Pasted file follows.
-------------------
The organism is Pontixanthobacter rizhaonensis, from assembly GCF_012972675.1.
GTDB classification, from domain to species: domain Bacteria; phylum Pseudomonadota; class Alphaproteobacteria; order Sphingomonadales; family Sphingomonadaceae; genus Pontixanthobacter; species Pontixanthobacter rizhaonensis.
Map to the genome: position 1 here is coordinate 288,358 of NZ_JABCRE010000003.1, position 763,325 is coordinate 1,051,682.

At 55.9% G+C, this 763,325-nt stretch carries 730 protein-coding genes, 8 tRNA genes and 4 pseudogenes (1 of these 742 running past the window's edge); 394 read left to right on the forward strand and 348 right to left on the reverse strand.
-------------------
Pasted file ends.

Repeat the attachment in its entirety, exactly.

The organism is Pontixanthobacter rizhaonensis, from assembly GCF_012972675.1.
GTDB classification, from domain to species: domain Bacteria; phylum Pseudomonadota; class Alphaproteobacteria; order Sphingomonadales; family Sphingomonadaceae; genus Pontixanthobacter; species Pontixanthobacter rizhaonensis.
Map to the genome: position 1 here is coordinate 288,358 of NZ_JABCRE010000003.1, position 763,325 is coordinate 1,051,682.

At 55.9% G+C, this 763,325-nt stretch carries 730 protein-coding genes, 8 tRNA genes and 4 pseudogenes (1 of these 742 running past the window's edge); 394 read left to right on the forward strand and 348 right to left on the reverse strand.